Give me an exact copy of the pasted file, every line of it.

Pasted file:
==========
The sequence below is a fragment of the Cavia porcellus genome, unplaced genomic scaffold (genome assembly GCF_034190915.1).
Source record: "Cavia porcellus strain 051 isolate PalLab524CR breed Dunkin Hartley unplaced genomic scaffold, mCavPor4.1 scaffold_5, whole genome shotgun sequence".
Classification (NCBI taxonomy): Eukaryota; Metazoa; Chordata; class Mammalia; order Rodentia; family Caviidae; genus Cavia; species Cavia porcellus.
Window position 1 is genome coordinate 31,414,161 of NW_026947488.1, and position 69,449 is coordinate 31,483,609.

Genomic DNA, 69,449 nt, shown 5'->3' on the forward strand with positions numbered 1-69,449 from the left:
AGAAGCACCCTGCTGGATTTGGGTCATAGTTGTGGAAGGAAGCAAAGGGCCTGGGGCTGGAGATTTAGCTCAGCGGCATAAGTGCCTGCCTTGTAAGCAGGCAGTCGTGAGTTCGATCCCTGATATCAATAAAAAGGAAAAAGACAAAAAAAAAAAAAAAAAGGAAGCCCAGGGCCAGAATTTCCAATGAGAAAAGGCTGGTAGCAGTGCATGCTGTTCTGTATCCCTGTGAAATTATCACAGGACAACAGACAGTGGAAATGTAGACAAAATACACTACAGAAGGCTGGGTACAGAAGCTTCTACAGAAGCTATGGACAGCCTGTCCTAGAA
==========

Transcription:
The sequence below is a fragment of the Cavia porcellus genome, unplaced genomic scaffold (genome assembly GCF_034190915.1).
Source record: "Cavia porcellus strain 051 isolate PalLab524CR breed Dunkin Hartley unplaced genomic scaffold, mCavPor4.1 scaffold_5, whole genome shotgun sequence".
Classification (NCBI taxonomy): Eukaryota; Metazoa; Chordata; class Mammalia; order Rodentia; family Caviidae; genus Cavia; species Cavia porcellus.
Window position 1 is genome coordinate 31,414,161 of NW_026947488.1, and position 69,449 is coordinate 31,483,609.

Genomic DNA, 69,449 nt, shown 5'->3' on the forward strand with positions numbered 1-69,449 from the left:
AGAAGCACCCTGCTGGATTTGGGTCATAGTTGTGGAAGGAAGCAAAGGGCCTGGGGCTGGAGATTTAGCTCAGCGGCATAAGTGCCTGCCTTGTAAGCAGGCAGTCGTGAGTTCGATCCCTGATATCAATAAAAAGGAAAAAGACAAAAAAAAAAAAAAAAAGGAAGCCCAGGGCCAGAATTTCCAATGAGAAAAGGCTGGTAGCAGTGCATGCTGTTCTGTATCCCTGTGAAATTATCACAGGACAACAGACAGTGGAAATGTAGACAAAATACACTACAGAAGGCTGGGTACAGAAGCTTCTACAGAAGCTATGGACAGCCTGTCCTAGAA